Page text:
Trust is all important. “Customer care should be based on a foundation of trust and none more so than in the charity sector,” says Gamble. “Keeping in touch with our donors to tell them about the impact of their donations forms a significant part of our communications. Each touchpoint provides us with an opportunity to make our donors feel part of the Barnardos family and for us to share with them how donation is making a difference to the lives of vulnerable children and families. The customer experience is crucial – the feelgood factor felt by donors is the product we deliver. The challenge for us is that we cannot just meet but need to exceed the experience given in other sectors – with less money, budgets and resources. Because without our customers we would no longer be able to help the children and families who critically need our support.”

Trust is also a key area of focus for Cooney Carey chartered accountants, according to Gillian Conway, a director with the firm’s taxation department. “The best advice is given and received only when there is trust between the parties,” she says. “Trust is not a given – it is earned over time by consistently keeping promises and delivering excellent service. We completed our latest confidential client survey in April, and it showed that 99 per cent of our clients fully trusted us. This has enabled us to make a positive impact on 93 per cent of the clients we serve. This combination has given us a 99 per cent satisfaction rating overall.”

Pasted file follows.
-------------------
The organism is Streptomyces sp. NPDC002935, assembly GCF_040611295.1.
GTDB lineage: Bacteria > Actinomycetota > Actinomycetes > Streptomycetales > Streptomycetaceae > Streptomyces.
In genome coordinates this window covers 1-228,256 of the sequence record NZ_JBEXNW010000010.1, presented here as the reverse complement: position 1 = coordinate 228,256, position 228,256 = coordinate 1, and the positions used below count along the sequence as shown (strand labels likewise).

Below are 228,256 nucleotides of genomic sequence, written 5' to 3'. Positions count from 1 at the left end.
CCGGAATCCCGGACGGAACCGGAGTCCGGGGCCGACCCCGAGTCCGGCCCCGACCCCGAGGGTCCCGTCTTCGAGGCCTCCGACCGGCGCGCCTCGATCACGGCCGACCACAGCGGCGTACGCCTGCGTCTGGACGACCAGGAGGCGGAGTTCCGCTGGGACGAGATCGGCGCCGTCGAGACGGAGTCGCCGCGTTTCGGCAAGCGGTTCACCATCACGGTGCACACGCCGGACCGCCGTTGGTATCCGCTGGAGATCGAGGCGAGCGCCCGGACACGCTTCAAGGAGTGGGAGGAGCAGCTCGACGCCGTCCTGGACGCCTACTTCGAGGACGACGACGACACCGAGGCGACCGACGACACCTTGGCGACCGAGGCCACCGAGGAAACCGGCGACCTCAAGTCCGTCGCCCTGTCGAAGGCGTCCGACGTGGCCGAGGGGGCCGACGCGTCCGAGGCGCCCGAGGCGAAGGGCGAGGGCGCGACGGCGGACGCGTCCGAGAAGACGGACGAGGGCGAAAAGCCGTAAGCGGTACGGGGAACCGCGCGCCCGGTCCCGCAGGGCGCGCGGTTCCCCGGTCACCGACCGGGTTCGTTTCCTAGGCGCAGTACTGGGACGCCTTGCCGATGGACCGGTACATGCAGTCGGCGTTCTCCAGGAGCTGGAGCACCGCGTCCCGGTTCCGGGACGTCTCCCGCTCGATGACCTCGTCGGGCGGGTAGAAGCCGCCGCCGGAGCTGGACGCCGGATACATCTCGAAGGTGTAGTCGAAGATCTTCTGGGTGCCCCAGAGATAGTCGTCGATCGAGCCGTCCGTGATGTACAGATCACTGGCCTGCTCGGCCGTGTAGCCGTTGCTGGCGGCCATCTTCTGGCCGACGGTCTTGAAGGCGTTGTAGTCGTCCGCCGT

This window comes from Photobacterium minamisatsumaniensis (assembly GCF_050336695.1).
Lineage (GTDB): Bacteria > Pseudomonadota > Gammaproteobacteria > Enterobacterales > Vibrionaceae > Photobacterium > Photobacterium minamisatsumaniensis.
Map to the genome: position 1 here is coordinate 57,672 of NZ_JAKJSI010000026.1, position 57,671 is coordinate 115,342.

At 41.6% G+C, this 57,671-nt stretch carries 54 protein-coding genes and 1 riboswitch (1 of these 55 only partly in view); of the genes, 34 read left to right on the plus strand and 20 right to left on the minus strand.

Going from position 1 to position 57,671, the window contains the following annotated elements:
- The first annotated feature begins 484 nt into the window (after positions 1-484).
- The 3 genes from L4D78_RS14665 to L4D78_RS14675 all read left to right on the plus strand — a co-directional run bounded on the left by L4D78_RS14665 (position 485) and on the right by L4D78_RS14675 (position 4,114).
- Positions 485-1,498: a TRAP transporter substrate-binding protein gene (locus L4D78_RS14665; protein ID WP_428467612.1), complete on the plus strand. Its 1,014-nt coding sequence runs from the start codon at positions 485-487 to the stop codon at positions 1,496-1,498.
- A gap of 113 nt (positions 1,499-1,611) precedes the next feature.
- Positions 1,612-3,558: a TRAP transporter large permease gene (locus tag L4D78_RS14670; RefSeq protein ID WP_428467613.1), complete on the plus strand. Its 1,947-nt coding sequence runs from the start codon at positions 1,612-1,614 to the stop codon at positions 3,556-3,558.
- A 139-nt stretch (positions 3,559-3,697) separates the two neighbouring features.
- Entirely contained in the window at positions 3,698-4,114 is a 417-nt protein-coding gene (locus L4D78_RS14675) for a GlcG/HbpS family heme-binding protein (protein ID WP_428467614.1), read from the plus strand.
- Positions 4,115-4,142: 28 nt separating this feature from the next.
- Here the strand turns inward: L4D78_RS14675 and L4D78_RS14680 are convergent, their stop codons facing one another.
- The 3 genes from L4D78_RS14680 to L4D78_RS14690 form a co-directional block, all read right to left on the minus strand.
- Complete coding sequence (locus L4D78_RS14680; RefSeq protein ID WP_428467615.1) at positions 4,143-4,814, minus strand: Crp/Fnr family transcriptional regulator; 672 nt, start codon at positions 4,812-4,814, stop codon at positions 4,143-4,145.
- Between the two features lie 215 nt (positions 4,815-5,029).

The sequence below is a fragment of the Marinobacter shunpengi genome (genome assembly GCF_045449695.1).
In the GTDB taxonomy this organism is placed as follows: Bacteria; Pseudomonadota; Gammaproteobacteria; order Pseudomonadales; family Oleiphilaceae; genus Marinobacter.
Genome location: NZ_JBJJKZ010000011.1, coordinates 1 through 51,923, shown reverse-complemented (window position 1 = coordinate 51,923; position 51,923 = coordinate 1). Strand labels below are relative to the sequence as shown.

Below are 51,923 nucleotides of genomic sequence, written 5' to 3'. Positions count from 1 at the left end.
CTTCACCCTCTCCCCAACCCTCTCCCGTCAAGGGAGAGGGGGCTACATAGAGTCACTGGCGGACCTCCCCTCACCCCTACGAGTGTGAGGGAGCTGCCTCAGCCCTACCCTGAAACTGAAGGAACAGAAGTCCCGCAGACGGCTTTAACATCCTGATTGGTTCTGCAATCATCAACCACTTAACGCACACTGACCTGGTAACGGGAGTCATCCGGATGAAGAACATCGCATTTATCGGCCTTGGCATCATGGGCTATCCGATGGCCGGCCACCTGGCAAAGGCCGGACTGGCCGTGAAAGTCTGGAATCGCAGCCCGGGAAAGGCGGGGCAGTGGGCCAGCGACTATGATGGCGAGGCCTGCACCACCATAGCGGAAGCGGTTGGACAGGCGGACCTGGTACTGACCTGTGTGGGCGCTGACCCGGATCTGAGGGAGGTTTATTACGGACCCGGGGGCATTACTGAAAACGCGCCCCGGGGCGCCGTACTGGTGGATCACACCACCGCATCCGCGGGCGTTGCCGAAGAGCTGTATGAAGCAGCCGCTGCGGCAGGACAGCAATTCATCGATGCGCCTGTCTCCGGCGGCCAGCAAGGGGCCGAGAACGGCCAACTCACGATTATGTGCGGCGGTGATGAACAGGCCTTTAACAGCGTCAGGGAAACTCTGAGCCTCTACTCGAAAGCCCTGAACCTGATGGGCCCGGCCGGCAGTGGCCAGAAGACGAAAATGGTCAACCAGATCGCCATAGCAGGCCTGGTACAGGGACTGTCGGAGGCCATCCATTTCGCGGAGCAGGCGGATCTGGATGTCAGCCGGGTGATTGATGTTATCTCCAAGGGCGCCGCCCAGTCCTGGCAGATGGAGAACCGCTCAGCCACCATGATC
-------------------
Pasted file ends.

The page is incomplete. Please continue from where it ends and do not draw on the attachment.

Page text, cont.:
Online shopping

The pandemic has driven millions of careful shoppers online and untapped unprecedented online traffic and retail orders. Since the start of the pandemic, more than one-third of US consumers have tried a new brand, and 80 per cent of them intend on sticking with it given the right gratitude. Similar changes are happening here too. Tesco and Dunnes Stores have now discovered a huge online shopping crowd who may never return physically to the shops due to the accessibility offered by online, even after the Covid crisis ends. This gives these supermarkets a dream opportunity to put more in their big-spender reward ebags – like a special gizmo for the kitchen or a voucher towards a hotel break.